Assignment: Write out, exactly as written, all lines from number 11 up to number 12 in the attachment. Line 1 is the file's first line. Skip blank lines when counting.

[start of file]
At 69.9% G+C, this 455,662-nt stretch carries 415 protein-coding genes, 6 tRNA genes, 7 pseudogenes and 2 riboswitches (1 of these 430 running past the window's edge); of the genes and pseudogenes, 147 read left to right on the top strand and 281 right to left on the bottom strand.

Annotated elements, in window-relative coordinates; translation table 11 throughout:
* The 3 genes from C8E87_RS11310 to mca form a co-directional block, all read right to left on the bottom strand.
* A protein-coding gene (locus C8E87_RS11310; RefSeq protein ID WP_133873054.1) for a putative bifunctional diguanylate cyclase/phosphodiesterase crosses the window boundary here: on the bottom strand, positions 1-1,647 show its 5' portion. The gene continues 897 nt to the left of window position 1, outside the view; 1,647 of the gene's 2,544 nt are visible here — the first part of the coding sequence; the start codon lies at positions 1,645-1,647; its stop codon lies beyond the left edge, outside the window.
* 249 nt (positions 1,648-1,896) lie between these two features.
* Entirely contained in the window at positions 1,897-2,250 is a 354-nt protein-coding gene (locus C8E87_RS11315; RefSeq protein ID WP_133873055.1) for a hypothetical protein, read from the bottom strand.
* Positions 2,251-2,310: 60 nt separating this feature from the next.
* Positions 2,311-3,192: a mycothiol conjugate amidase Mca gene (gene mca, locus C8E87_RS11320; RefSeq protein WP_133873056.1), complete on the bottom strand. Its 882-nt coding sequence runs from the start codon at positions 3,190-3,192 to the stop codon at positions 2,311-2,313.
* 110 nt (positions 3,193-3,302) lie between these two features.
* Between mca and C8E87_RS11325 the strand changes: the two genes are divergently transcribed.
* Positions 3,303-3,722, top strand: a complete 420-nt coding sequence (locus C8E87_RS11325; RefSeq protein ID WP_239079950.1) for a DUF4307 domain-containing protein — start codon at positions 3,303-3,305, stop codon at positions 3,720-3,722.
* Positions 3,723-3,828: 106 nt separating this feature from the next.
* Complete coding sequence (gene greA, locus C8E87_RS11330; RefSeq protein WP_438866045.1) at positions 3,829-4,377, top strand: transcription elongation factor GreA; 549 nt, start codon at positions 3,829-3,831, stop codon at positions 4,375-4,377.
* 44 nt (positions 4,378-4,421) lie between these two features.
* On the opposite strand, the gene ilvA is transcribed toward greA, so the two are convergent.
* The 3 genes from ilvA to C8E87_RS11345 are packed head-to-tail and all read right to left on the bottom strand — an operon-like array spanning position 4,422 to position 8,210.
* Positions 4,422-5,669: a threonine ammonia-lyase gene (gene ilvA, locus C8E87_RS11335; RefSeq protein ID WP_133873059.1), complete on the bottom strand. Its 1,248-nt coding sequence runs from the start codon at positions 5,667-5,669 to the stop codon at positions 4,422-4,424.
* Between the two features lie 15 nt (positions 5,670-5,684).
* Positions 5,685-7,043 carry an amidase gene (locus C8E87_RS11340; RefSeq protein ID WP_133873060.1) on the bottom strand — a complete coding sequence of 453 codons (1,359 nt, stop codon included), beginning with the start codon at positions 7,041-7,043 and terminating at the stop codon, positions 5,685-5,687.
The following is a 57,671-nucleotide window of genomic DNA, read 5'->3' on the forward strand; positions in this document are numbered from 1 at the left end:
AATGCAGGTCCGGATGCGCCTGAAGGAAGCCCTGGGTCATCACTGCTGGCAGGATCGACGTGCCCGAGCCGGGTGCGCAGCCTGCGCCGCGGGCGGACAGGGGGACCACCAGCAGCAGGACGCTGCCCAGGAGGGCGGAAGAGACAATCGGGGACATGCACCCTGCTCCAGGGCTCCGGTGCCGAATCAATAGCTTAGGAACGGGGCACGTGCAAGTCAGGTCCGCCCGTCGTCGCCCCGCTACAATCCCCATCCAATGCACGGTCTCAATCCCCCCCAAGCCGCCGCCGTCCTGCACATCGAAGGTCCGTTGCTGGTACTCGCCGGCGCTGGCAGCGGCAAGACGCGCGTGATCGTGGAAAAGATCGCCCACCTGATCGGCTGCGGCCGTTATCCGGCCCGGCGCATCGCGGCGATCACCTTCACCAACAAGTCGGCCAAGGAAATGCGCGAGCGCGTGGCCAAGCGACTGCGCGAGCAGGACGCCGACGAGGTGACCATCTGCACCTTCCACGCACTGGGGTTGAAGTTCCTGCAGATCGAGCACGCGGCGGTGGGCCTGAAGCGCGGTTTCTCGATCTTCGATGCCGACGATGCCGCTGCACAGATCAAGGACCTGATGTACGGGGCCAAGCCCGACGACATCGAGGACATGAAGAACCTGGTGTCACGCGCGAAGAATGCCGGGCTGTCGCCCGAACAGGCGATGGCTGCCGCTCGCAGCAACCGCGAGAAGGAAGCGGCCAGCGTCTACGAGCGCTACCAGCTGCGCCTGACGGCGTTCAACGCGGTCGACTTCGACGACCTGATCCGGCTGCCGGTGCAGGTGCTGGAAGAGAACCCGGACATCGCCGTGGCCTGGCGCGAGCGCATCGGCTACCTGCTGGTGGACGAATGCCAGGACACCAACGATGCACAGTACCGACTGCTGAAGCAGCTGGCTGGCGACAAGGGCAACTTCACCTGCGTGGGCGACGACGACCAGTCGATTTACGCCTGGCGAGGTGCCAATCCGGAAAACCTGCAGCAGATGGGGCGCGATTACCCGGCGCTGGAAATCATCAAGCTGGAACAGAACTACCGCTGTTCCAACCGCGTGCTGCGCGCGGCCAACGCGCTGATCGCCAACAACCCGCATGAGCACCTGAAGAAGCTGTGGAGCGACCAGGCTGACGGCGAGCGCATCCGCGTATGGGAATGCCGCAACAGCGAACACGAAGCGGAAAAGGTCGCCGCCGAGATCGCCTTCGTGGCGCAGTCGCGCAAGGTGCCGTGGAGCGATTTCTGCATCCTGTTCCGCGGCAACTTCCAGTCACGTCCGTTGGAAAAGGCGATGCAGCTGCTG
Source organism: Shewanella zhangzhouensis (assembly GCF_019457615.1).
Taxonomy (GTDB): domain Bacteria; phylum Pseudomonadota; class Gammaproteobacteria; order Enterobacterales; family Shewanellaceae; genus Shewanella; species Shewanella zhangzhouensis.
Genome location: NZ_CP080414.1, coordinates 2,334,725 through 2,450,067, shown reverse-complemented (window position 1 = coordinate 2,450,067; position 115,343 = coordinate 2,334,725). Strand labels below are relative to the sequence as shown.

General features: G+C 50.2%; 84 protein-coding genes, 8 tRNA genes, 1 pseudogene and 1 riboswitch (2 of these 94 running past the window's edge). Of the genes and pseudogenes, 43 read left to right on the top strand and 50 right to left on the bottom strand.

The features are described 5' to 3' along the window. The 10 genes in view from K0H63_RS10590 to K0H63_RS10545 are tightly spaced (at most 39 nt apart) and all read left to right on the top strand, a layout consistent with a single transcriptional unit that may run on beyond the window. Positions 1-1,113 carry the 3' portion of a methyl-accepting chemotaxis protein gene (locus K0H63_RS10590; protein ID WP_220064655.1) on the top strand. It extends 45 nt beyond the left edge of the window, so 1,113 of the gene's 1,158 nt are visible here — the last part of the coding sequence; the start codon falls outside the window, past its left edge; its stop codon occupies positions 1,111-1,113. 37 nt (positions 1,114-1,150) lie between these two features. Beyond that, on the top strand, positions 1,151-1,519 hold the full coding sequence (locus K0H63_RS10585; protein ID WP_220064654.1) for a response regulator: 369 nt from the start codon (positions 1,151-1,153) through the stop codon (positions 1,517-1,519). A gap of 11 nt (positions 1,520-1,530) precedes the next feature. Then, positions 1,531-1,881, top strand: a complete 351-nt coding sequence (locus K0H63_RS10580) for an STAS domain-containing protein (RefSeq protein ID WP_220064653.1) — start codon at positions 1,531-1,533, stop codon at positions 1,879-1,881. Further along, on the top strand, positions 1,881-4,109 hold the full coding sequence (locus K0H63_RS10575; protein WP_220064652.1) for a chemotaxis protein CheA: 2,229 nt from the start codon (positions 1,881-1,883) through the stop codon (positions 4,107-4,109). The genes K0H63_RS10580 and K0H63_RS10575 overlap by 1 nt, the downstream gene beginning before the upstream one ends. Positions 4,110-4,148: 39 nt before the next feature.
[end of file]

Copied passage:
* Positions 3,303-3,722, top strand: a complete 420-nt coding sequence (locus C8E87_RS11325; RefSeq protein ID WP_239079950.1) for a DUF4307 domain-containing protein — start codon at positions 3,303-3,305, stop codon at positions 3,720-3,722.
* Positions 3,723-3,828: 106 nt separating this feature from the next.